• Users who are particularly concerned should cover their fingers when painting their pattern on the screen, just as some choose to cover their typing when entering a PIN into a checkout counter card swiper.
  • From there, the broader security best practices for smartphones still apply. As Naked Security’s Paul Ducklin wrote, users should ask themselves:
  • Q1. Which security settings are suitable for me?
  • Q2. How do I configure them?
  • Q3. How do I check that my settings are correct?

From there, you need to know how to make wise choices about what we call “The Three Ls”:

  • Your lock screen. How quickly to blank the screen? How quickly to lock the door behind you?
  • Lock code choices. PIN or password? Four digits or 14 characters? Encryption or not?
  • Location choices. Always on? Always off? Use on special occasions?

Even if you aren’t worried about your secret pattern being sniffed out, Ducklin said it’s worth moving away from Pattern Lock anyway. At least on older Android versions, which the majority of users still have, you can’t turn on device encryption unless you switch to locking your device wth a PIN or a passcode. He said:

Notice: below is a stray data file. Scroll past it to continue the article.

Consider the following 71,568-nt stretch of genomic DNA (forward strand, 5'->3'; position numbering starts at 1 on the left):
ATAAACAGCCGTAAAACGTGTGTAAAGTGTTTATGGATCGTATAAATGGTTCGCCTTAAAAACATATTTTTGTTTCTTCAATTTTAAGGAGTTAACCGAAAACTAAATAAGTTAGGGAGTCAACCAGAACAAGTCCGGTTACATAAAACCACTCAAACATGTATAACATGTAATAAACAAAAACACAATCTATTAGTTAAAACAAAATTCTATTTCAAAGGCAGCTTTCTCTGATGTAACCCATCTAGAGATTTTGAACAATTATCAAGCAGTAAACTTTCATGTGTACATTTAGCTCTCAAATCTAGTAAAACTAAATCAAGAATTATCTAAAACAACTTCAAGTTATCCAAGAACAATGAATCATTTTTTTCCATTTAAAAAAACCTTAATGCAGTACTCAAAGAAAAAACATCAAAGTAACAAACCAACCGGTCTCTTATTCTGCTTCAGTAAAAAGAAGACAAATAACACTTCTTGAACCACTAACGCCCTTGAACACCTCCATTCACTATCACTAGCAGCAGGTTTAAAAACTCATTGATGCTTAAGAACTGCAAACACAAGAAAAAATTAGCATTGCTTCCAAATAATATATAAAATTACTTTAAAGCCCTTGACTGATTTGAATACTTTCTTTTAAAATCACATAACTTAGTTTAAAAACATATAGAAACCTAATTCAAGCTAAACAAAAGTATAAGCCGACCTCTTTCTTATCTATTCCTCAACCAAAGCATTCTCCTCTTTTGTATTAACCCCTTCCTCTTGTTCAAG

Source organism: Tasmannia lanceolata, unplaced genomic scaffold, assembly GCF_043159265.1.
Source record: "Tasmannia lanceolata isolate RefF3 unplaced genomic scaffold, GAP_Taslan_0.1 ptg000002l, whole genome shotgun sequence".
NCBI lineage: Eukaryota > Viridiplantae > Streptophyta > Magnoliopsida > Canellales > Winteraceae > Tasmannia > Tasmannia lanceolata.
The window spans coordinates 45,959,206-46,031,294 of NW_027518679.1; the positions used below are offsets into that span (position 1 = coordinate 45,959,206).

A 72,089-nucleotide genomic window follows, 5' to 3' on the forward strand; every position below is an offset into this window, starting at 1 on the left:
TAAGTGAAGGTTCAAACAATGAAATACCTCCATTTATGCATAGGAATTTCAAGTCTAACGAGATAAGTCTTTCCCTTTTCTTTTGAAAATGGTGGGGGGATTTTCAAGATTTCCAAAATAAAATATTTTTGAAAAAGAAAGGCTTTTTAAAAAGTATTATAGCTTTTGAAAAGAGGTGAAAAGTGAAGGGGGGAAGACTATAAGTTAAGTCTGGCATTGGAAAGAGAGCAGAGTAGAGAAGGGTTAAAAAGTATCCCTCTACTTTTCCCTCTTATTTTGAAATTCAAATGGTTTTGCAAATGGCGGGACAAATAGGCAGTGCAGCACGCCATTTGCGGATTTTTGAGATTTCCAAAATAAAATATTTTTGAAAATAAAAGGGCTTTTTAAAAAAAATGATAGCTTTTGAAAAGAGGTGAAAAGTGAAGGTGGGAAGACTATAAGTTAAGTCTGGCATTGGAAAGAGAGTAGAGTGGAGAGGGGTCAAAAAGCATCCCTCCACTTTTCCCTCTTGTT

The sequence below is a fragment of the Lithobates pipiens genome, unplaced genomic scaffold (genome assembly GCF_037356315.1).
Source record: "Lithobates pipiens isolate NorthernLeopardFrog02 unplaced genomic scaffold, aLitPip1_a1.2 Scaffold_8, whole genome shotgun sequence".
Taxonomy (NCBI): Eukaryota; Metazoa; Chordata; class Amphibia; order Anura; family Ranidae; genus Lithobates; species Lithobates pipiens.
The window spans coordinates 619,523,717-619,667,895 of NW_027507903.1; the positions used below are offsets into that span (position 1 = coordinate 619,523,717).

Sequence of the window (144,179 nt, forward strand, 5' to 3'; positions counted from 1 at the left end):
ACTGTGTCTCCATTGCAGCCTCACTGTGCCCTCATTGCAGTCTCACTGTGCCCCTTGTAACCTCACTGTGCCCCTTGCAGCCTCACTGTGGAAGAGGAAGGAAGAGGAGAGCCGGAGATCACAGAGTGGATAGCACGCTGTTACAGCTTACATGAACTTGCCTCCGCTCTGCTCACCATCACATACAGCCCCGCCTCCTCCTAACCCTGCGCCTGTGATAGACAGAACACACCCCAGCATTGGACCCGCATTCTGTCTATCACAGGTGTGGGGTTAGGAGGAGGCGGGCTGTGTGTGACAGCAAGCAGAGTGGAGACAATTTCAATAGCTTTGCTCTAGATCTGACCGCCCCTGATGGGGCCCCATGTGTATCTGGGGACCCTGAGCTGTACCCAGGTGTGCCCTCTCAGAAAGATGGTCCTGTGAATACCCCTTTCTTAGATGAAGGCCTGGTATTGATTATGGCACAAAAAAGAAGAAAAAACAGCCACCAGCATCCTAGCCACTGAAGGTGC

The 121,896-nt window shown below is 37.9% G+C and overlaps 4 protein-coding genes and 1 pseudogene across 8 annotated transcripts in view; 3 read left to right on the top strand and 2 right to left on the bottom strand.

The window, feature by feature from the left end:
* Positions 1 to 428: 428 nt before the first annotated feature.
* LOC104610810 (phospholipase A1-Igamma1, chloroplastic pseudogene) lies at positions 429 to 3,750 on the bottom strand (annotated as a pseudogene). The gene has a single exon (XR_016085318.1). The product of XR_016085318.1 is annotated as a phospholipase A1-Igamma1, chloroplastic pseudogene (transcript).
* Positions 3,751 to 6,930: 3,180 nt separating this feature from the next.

An encrypted device makes it much harder for a crook who finds a lost phone (or steals it in the first place) from connecting up via USB and snooping through your Android data, because everything written to the device is automatically encrypted. Just make sure you follow the advice from our How to Pick a Proper Password video and go as long and complex as you can when you choose your PIN or passcode. It makes unlocking your phone a tiny bit less convenient for you, but in return makes it way less convenient for a crook with access to your phone to plunder your digital life.

For broader, more general insight into smartphone security, we recommend a look at 10 tips for securing your smartphone.



A while ago, I saw an ad for a new Windows operating system, and one of the features I got excited about was a pattern locker based on a photo. That is, you didn’t have specific points on a limited grid to draw, but you drew on a much more complex background. That is computationally expensive, requiring AI interpretation to handle “near misses”, but seems much more complex and secure than the standard 9-point pattern lock.